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Clustering forelocks grace his head ;
But forelocks alone he w

;
All behind he closely shears ;
This
you

will find some luckless day, When Love is hurt, and turns his face away.

Love displays with tints of fire
The complexion of desire.
Gleam his eyes with animation
Of sidelong insinuation.
O, what wicked eyes are they !
Steal all you can, they seem to say.
His babbling talk is sweet as song
As 'twere new milk

his tongue ;
And his treble pipe is strong ;
And a thousand sparkling graces
With his prate he interlaces.
And his rosebud lips dissever
With the pretty fond pretendings
Of mantling smiles upon them ever,
To cover frauds, and pert offendings:
And oft with roguish courtesy,
And aspect of humility,
In a wandering pilgrim's guise
He a forlorn petition plies
For a place to lay his head :

upon

But when his suit has fairly sped,
And he has housed himself within,
He his frolics doth begin.
Step by step his will and pleasure
Grows to license without measure.
He, forsooth, the keys must keep
Of all your hearts ; his verdict sweep
Old dwellers thence, and all their traces;
And set new lodgers in their places.
He lays down new laws; 'tis treason
To think to combat them by reason.
And Love, who first was but a guest,
Thus becomes a household pest;
And persecutes, and sacrifices,
All who oppose his quaint devices.

Now to requite these plain foreshowings
Of Love's features, thoughts, and doings,
Be you, I pray, in turn confiding:
Say, if you can, where Love is hiding.
Ah! would

child conceal
From me? I caution you reveal
Your knowledge of him, frankly wholly:
What, hide young love? 'tis madness--folly !
He imprisonment defies ;
By the tongue, the pulse, the eyes-

you then my

A thousand loop-holes-out he flies.
Be advised in time, or you
Shall your contumacy rue.
One in false compassion may
A serpent in his bosom cherish;
But flings it forth in light of day,
Rather than by its venom perish I

Love then sojourns not here? I find him not;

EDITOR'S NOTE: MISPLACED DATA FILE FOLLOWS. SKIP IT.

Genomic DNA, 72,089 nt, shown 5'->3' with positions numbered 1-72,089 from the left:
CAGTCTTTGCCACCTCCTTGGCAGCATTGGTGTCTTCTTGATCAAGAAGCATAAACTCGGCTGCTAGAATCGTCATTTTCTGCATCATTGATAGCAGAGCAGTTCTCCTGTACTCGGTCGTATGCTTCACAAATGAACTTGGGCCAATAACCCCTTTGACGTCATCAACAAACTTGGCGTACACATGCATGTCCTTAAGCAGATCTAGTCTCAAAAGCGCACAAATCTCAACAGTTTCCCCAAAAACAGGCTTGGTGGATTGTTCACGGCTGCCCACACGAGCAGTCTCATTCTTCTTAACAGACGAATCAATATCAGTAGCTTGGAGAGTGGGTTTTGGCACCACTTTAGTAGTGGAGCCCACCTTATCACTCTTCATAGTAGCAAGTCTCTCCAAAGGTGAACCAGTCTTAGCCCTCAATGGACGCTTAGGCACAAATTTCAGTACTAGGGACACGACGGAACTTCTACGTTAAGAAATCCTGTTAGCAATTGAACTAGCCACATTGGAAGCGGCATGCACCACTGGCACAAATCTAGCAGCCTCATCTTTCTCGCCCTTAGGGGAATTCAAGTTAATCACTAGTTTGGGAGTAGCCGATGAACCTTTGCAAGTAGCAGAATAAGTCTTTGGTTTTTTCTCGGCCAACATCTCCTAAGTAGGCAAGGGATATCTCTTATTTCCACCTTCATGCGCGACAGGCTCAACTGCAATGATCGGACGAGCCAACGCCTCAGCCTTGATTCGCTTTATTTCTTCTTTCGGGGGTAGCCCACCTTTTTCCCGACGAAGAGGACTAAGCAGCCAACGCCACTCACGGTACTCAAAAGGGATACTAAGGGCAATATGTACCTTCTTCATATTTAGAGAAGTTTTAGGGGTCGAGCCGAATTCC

I must search out on earth some happier spot ;
Or reascend to heaven, mourning my hopeless lot !

1844.

AN INCIDENT IN A SCULPTURE

GALLERY

As of sculpture musingly I wandered,

a Of sculpture musingly I wandered, Where shapes of Grecian mould, and all

Sweet lines of gracefulness I pondered ;

Flitting through window or through door,

A butterfly on pinions airy
Came thither from her sunny bower,

Like visitor from realms of fairy.

And who a feeling might repress

Of wonder new and strange at seeing 'Mongst things so still and colourless

That animated gorgeous being ?

Nay, more; with instinct free from doubt,

And unfeigned love, already plighted, Her other self she singled out,

And upon Psyche's statue lighted.

Let those, who will, contract their brows,

And put their own interpretation, With barren saws of whys and hows,

On that poetic visitation.

'Twere best with self-collected mind

To banish every crude conjecture, And take the moral that we find,

Though but an insect read the lecture.

Mark thou the symbols and the grades

By which soul-elevating Nature The coldness of these times upbraids

In many an allegoric feature.

And in old age, and pride of youth,

Do thou rejoice, whilst yet thou'rt able, To water in the soil of Truth

The vine of world-encircling Fable.

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